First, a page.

There’s also in the silicon industry, there’s a move to move from 32 bit to 64 bit, so we had that support also. So all these things are adding up together and made for a really big release. The other thing I would say that’s part of the Material Design change, it’s not just the operating system that changed. A lot of the applications that we build, for instance, have been updated to adhere to the material design guidelines.
This is one of the reasons why we did something a little bit different this year by having a developer preview of Android at Google I/O in June. It’s the first time since we launched that we did that, and we did that for a reason because we knew this would be a big release and we wanted to give developers a lot of runway to get their apps updated. It’s a pretty exciting time.
BI: What made you decide that this is the right time to totally change the Android interface?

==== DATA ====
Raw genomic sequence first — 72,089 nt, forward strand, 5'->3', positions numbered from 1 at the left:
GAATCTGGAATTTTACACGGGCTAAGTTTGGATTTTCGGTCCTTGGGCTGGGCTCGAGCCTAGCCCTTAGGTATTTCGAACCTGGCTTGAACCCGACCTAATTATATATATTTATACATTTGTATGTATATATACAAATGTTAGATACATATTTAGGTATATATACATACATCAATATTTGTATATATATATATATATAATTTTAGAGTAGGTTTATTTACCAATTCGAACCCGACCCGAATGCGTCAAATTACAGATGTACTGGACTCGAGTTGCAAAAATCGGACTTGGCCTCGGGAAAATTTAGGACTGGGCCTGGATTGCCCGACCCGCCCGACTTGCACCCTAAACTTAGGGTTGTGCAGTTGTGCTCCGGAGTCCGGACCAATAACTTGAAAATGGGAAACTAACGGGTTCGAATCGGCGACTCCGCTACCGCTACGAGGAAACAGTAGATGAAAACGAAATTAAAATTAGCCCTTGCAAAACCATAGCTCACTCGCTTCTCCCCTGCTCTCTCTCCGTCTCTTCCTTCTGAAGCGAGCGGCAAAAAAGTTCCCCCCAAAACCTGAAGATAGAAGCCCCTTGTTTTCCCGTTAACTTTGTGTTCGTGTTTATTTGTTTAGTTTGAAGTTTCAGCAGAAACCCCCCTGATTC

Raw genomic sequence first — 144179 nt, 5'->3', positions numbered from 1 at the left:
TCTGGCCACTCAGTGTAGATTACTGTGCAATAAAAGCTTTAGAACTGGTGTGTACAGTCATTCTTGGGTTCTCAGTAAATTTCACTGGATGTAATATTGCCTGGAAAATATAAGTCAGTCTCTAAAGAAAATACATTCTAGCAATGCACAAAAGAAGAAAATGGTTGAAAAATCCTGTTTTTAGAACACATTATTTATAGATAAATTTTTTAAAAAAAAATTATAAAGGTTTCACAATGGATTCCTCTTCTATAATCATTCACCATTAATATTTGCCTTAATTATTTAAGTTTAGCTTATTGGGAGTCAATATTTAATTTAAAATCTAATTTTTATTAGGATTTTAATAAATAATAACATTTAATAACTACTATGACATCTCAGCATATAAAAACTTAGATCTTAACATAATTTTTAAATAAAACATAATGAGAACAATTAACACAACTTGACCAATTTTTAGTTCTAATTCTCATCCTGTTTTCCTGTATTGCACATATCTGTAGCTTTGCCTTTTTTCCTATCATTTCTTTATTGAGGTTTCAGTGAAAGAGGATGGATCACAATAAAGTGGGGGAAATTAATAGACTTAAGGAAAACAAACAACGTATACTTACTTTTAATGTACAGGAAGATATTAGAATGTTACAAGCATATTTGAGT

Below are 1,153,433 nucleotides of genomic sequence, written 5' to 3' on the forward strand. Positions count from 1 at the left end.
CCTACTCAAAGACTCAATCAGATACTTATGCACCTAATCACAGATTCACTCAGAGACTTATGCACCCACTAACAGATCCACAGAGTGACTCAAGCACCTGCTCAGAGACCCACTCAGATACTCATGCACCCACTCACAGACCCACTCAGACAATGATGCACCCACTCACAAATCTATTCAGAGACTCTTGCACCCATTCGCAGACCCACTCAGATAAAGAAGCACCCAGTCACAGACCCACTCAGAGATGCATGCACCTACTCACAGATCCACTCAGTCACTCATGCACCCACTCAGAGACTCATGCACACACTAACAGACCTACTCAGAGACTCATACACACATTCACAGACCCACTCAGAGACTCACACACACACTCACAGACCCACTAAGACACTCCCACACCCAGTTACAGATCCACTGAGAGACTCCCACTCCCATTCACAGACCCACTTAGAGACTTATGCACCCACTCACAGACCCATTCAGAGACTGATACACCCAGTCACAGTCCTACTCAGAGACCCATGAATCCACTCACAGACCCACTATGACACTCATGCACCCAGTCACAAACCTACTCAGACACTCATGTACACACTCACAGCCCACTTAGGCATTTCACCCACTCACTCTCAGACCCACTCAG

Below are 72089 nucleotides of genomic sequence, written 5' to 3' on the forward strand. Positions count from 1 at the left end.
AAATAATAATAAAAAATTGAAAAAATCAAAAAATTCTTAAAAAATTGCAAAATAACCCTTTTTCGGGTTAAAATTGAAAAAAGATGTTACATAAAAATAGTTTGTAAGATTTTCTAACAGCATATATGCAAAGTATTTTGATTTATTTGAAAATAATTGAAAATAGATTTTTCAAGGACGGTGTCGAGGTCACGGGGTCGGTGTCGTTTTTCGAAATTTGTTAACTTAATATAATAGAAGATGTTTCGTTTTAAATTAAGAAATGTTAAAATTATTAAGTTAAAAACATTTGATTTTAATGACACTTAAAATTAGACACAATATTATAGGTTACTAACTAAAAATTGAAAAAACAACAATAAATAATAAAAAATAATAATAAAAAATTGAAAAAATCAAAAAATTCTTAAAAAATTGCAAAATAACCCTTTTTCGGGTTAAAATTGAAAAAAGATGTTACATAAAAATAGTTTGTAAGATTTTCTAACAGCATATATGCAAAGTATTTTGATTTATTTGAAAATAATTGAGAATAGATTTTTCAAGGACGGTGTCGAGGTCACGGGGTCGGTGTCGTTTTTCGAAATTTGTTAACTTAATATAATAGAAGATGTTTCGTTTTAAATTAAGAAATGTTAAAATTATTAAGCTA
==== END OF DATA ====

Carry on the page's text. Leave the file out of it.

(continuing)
HL: Well, it’s been a multi year process. One of the things we do at Google in general, but also at the Android team, is iterate. Focusing on the user interface has been an area we knew we wanted to iterate on for a long time. We did the first major UI overhaul with Gingerbread and Honeycomb back in those days and we’ve been planning for something like Material Design since then. It took a while to get the designs right. We wanted to perfect it.
This won’t be the last time we’ll do a major UI overhaul. We’ll let things sit for a while, and we want to mature Material on all these different form factors too.
BI: There’s been some management change throughout Android over the years. Sundar Pichai has been in charge of Android for the past year-and-a-half now. What has that been like compared to working under former Android boss Andy Rubin?
HL: They’re different leaders, obviously, with different personalities. When [Andy] left, we made an announcement about the departure. He talked about, and I think the quote was something along the lines of, “He’s an entrepreneur at heart, he just wants to go back to his roots as an entrepreneur.” Meaning he wanted to focus on early stage projects.